Journal article

Identifying Important Outcomes for Young People With CKD and Their Caregivers: A Nominal Group Technique Study

Camilla S Hanson, Talia Gutman, Jonathan C Craig, Sarah Bernays, Gayathri Raman, Yifan Zhang, Laura J James, Angelique F Ralph, Angela Ju, Karine E Manera, Armando Teixeira-Pinto, Andrea K Viecelli, Stephen Alexander, Tom D Blydt-Hansen, Janis Dionne, Steven McTaggart, Mini Michael, Amanda Walker, Simon Carter, Scott E Wenderfer Show all

AMERICAN JOURNAL OF KIDNEY DISEASES | W B SAUNDERS CO-ELSEVIER INC | Published : 2019

Abstract

RATIONALE & OBJECTIVE: Chronic kidney disease (CKD) has wide-ranging and long-term consequences for young people and their families. The omission of outcomes that are important to young people with CKD and their caregivers limits knowledge to guide shared decision making. We aimed to identify the outcomes that are important to young people with CKD and their caregivers. STUDY DESIGN: We used the nominal group technique whereby participants identified and ranked outcomes and explained their priorities. SETTINGS & PARTICIPANTS: Young people with CKD (stages 1-5, dialysis, or transplantation) and their caregivers were purposively sampled from 6 centers across Australia, the United States, and C..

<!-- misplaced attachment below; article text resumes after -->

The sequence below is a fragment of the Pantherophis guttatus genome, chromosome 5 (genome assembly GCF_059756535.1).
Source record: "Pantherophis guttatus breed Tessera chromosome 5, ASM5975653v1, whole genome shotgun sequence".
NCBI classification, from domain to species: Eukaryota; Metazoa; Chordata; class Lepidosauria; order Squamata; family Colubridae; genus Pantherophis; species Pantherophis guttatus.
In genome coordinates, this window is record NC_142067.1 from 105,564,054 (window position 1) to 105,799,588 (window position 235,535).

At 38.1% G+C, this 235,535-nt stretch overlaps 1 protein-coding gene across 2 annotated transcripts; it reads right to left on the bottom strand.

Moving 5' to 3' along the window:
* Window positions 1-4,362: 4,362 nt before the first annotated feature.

View full abstract

Grants

Awarded by National Health and Medical Research Council (NHMRC) Program Grant


Awarded by NHMRC Fellowship


Awarded by NHMRC Medical Postgraduate Scholarship


Awarded by NHMRC Program Grant Better Evidence and Translation in Chronic Kidney Disease (BEAT-CKD)


Funding Acknowledgements

Dr Hanson is supported by the National Health and Medical Research Council (NHMRC) Program Grant (ID1092957). Dr Tong is supported by an NHMRC Fellowship (ID1106716). Dr Viecelli receives grant support from the NHMRC Medical Postgraduate Scholarship (1114539) and the Royal Australasian College of Physicians (Jacquot NHMRC Award for Excellence). The study was funded by The University of Sydney Research Accelerator Grant and the NHMRC Program Grant Better Evidence and Translation in Chronic Kidney Disease (BEAT-CKD) (ID1092957). The funders of this study had no role in the study design, data collection, data analysis, interpretation of data, writing of the manuscript, and the decision to submit the report for publication.